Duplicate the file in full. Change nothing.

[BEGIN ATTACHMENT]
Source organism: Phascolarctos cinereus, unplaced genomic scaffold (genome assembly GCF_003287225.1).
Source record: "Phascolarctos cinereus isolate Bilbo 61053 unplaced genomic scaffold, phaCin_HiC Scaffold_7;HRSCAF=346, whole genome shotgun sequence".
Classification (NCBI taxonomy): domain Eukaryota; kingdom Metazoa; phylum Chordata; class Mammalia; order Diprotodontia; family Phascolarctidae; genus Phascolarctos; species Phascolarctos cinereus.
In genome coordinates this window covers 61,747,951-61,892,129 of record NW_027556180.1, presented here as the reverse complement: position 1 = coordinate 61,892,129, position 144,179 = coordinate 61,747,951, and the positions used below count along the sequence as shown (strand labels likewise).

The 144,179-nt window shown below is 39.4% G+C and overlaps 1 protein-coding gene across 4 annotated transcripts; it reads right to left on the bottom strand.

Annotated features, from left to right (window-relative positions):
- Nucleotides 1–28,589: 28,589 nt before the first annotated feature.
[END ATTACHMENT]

Source organism: Phascolarctos cinereus, unplaced genomic scaffold (genome assembly GCF_003287225.1).
Source record: "Phascolarctos cinereus isolate Bilbo 61053 unplaced genomic scaffold, phaCin_HiC Scaffold_7;HRSCAF=346, whole genome shotgun sequence".
Classification (NCBI taxonomy): domain Eukaryota; kingdom Metazoa; phylum Chordata; class Mammalia; order Diprotodontia; family Phascolarctidae; genus Phascolarctos; species Phascolarctos cinereus.
In genome coordinates this window covers 61,747,951-61,892,129 of record NW_027556180.1, presented here as the reverse complement: position 1 = coordinate 61,892,129, position 144,179 = coordinate 61,747,951, and the positions used below count along the sequence as shown (strand labels likewise).

The 144,179-nt window shown below is 39.4% G+C and overlaps 1 protein-coding gene across 4 annotated transcripts; it reads right to left on the bottom strand.

Annotated features, from left to right (window-relative positions):
- Nucleotides 1–28,589: 28,589 nt before the first annotated feature.